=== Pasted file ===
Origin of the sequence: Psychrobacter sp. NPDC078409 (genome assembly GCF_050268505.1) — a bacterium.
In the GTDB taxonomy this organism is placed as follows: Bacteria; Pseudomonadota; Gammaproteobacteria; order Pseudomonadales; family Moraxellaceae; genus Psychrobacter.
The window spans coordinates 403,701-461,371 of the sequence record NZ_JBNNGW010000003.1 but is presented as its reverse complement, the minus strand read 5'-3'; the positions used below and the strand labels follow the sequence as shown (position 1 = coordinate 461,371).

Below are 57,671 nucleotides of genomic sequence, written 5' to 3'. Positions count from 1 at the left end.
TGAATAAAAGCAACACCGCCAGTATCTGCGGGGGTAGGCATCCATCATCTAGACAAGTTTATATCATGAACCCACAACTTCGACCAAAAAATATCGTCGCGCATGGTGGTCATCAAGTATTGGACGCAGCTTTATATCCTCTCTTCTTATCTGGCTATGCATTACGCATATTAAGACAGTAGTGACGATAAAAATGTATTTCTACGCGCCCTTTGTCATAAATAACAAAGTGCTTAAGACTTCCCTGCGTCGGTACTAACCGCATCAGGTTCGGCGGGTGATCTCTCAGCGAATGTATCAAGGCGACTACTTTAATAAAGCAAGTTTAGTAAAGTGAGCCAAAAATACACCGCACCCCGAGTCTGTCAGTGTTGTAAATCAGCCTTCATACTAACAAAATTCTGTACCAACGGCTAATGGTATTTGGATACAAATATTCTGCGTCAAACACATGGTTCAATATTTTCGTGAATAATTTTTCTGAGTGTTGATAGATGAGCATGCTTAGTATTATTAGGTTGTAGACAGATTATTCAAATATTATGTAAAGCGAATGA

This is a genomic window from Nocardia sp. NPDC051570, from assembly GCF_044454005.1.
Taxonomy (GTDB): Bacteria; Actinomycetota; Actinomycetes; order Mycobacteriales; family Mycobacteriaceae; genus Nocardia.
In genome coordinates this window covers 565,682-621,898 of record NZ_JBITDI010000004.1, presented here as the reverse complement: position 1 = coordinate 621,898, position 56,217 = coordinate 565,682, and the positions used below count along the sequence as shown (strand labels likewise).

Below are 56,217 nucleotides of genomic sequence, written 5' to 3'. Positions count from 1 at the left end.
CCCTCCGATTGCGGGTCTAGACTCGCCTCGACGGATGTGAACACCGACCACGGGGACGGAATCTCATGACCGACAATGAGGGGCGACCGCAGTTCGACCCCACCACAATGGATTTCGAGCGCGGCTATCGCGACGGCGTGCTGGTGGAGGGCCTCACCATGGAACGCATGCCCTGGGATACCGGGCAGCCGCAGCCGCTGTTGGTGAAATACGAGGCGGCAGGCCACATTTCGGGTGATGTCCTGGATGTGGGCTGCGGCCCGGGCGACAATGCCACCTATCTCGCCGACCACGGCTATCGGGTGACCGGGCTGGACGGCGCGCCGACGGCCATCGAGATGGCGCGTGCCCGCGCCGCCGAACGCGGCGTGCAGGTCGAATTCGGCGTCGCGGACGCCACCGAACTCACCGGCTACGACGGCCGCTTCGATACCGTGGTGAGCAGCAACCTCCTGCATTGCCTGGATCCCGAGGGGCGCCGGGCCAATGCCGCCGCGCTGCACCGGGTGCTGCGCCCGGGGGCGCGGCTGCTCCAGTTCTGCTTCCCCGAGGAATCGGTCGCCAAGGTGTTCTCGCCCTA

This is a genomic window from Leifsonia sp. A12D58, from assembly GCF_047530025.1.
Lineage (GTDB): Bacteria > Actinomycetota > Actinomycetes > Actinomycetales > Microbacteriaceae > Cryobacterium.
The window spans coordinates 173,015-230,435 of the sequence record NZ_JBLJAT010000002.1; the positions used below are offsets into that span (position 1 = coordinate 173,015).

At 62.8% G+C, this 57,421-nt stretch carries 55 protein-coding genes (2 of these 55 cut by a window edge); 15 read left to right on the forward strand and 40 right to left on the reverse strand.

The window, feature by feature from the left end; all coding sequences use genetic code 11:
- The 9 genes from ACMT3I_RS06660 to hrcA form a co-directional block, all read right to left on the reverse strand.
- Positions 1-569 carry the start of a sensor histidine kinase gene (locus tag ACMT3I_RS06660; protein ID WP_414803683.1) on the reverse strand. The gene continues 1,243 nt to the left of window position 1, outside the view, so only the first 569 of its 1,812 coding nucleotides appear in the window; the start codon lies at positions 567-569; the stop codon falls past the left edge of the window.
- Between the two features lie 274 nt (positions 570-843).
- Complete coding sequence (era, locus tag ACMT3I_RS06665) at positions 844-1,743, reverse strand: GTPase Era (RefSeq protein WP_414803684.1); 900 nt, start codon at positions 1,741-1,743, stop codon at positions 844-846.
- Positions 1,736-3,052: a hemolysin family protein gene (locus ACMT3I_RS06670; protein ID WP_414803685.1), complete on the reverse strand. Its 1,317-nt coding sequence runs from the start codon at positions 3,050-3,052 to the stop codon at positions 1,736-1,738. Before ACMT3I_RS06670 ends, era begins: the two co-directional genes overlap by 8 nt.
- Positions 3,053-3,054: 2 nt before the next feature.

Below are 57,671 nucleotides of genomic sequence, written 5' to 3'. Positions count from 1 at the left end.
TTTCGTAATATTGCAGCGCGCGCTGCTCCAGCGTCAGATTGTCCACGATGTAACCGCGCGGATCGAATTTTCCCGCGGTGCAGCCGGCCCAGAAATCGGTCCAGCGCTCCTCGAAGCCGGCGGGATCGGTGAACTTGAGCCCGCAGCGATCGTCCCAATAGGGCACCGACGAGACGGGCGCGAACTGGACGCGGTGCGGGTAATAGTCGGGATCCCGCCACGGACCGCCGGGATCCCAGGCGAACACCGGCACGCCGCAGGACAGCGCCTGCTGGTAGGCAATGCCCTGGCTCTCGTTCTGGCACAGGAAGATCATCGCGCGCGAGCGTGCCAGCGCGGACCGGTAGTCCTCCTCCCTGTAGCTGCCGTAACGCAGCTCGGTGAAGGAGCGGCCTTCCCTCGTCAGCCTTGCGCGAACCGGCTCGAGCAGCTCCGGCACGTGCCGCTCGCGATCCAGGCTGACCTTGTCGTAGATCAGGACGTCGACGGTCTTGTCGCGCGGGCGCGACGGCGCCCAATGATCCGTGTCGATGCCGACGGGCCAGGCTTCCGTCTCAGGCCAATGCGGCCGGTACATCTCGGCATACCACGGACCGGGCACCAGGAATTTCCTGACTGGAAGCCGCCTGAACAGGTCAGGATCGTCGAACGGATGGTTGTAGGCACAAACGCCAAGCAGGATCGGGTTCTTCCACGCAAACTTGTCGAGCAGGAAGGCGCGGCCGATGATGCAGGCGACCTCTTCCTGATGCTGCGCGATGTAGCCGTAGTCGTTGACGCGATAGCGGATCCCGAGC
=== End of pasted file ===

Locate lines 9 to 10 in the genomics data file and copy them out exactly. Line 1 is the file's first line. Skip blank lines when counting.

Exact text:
Below are 56,217 nucleotides of genomic sequence, written 5' to 3'. Positions count from 1 at the left end.
CCCTCCGATTGCGGGTCTAGACTCGCCTCGACGGATGTGAACACCGACCACGGGGACGGAATCTCATGACCGACAATGAGGGGCGACCGCAGTTCGACCCCACCACAATGGATTTCGAGCGCGGCTATCGCGACGGCGTGCTGGTGGAGGGCCTCACCATGGAACGCATGCCCTGGGATACCGGGCAGCCGCAGCCGCTGTTGGTGAAATACGAGGCGGCAGGCCACATTTCGGGTGATGTCCTGGATGTGGGCTGCGGCCCGGGCGACAATGCCACCTATCTCGCCGACCACGGCTATCGGGTGACCGGGCTGGACGGCGCGCCGACGGCCATCGAGATGGCGCGTGCCCGCGCCGCCGAACGCGGCGTGCAGGTCGAATTCGGCGTCGCGGACGCCACCGAACTCACCGGCTACGACGGCCGCTTCGATACCGTGGTGAGCAGCAACCTCCTGCATTGCCTGGATCCCGAGGGGCGCCGGGCCAATGCCGCCGCGCTGCACCGGGTGCTGCGCCCGGGGGCGCGGCTGCTCCAGTTCTGCTTCCCCGAGGAATCGGTCGCCAAGGTGTTCTCGCCCTA